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DCCXLI (A XV, 10 (2))

I reached Antium on the 8th. Brutus was delighted at my arrival. Thereupon in the presence of a large party-Servilia, dear Tertia, and Porcia 1 —he asked me my opinion. Favonius 2 was there too. I had thought over what to say as I was on the road, and now advised him to avail himself of the corn-purchasing office in Asia. I urged that all we could now do was to consult for his safety: that on him depended the defence of the constitution itself. I had just got well into my speech when Cassius came in. I repeated the same remarks. At this point Cassius with a determined look in his eyes-you would have said he was breathing war-declared that "he would not go to Sicily. Was he to accept as a favour what was meant as an insult?" "What are you going to do then?" said I. He replied that he would go to Achaia. "And you, Brutus?" said I. "To Rome, if you think it right," said he. "I don't think so at all," said I, "for you will not be safe." "But if I could be there safely, would you think I ought to go?" "Yes," said I, "and that you should not go to a province either now or after your praetorship. But I do not advise your trusting yourself to the city." Then I stated the reasons, which will doubtless occur to you, why he was not likely to be safe there. Then followed a long conversation in which they complained—and especially Cassius—that opportunities had been let slip. They were especially hard upon Decimus. 3 I said that they should not harp on the past, but I agreed with them all the same. When, however, I had begun discussing what ought to have been done—my topics were the old ones and such as are in everybody's mouth-without touching upon the question as to whether some one else ought to have been attacked, 4 I said that the senate should have been summoned, the people already burning with excitement should have been still farther roused, that the whole government of the state should have been taken in hand by them. At that point your friend Servilia exclaims: "That indeed I never heard anyone—" Here I stopped her. But I not only think that Cassius will go, 5 for Servilia promised to see that this corn-commissionership should be cut out of the senatorial decree, but Brutus also was quickly induced to give up that foolish talk of being determined to go to Rome. He accordingly settled that the games should be given in his name without his presence. He, however, appeared to me to wish to start for Asia from Antium. In short, I got no satisfaction from my journey except the consciousness of having done my duty. For it was impossible for me to allow him to quit Italy without my having had an interview with him. Barring the discharge of this obligation of duty and affection, I could only ask myself: “What doth thy journey here avail thee, seer?” In good truth I found a ship with timbers all started, or rather gone to pieces. No plan, no system, no method! Accordingly, though I had no doubt before, I am now more bent than ever "to fly away"—and that at the first chance— “ Where deeds and fame of the Pelopidae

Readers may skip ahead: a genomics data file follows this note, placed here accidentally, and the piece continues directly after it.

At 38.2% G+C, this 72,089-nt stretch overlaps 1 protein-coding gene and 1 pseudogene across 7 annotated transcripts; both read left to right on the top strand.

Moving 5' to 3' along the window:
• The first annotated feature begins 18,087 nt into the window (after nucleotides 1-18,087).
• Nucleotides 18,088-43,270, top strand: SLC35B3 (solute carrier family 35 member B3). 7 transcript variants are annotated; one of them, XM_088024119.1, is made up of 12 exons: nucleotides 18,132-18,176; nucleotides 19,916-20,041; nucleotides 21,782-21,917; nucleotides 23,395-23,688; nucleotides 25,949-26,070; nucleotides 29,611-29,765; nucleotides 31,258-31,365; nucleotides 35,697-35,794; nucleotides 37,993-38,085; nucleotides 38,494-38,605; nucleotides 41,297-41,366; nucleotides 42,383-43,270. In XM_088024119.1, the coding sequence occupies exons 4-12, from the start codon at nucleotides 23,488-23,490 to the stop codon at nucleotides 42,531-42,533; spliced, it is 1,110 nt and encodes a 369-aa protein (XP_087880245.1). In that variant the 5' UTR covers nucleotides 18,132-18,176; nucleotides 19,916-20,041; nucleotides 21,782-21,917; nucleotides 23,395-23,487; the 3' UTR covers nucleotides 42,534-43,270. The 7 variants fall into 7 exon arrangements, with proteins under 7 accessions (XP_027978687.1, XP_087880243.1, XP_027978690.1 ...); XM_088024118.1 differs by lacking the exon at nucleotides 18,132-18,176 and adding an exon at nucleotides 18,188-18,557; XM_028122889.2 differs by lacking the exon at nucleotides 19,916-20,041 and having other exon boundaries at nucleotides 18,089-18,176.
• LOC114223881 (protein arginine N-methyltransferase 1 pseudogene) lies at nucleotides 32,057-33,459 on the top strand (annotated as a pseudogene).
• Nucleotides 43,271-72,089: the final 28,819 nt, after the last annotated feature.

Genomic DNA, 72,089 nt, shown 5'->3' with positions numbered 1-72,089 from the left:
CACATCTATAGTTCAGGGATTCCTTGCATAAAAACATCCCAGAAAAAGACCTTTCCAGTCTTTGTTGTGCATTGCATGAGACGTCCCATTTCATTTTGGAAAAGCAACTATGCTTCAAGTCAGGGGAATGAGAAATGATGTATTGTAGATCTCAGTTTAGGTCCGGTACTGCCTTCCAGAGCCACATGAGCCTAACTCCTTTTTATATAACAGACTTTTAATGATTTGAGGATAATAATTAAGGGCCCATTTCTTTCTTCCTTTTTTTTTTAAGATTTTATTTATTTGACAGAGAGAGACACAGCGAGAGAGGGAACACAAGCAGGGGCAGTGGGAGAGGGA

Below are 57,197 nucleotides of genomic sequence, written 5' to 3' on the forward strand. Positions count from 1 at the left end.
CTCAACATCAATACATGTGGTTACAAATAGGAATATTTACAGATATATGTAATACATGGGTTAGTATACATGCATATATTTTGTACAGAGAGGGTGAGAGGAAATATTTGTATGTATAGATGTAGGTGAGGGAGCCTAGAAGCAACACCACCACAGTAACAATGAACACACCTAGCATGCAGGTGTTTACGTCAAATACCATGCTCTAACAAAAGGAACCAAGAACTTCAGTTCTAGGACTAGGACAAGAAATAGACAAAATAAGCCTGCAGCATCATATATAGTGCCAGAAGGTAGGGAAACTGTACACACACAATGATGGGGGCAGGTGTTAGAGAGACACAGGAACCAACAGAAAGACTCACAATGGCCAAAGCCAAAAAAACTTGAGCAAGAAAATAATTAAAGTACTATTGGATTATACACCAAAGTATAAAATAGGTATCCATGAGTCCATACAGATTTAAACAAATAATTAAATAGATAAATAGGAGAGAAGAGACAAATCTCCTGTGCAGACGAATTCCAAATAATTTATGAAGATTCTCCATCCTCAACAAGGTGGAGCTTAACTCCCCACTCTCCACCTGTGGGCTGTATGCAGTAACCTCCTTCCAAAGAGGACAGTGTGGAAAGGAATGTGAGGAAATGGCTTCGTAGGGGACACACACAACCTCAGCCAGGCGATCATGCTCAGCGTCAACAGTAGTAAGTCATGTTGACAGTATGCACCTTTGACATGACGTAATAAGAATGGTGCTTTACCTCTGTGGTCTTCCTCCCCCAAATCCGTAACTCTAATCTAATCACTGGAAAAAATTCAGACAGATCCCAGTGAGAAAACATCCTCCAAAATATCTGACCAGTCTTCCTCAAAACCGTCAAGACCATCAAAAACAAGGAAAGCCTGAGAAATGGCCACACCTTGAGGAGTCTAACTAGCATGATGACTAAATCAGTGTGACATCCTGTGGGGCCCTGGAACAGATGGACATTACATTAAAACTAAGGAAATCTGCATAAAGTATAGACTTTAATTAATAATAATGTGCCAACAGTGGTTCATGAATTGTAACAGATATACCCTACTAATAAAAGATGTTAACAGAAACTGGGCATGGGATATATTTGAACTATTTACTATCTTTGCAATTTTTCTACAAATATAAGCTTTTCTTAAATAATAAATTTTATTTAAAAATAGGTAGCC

May greet my ears no more.
6 But look here! Not to keep you in the dark, Dolabella named me his legatus on the 2nd of June. That announcement reached me yesterday evening. Even you did not approve of my having a "votive legation." And indeed it would have been absurd for me to be discharging the vows made in case of the constitution being maintained, after that constitution had been overthrown. Besides "free legations" have, I think, a fixed limit of time by the Julian law, and an addition is difficult to secure. The sort of legation I want is one that admits of my coming back or going out as I choose: and that is now secured to me. 7 Very pleasant too is the privilege of exercising this right for five years. 8 Yet why think about five years? If I am not deceived the end is not far off. But absit omen.

1 Servilia, mother of Brutus; Tertia, his half-sister and wife of Cassius; Porcia, his second wife, recently married.

2 For this imitator of Cato, see vol. ii., p.31 ; cp. vol. i., pp.35, 188.

3 Because he had used his forces in Gallia Cisalpina in wars with the natives instead of attacking Antony.

4 That is, Antony. See pp. 41, 48.

5 To Achaia, on his way to take possession of his province of Syria.

6 See vol. iii., p.100, etc.

7 Cicero was named an ordinary legatus to Dolabella as governor of Syria, though of course it was understood that he was to do no duties. A libera legatio did not attach a man to any particular governor, but on the other hand was limited in point of time. Cicero himself had carried a law in his consulship in regard to them.

8 The period for which Dolabella had the governorship apparently, for he was to carry on the Parthian war (Appian, B.C. 3.7, 8).

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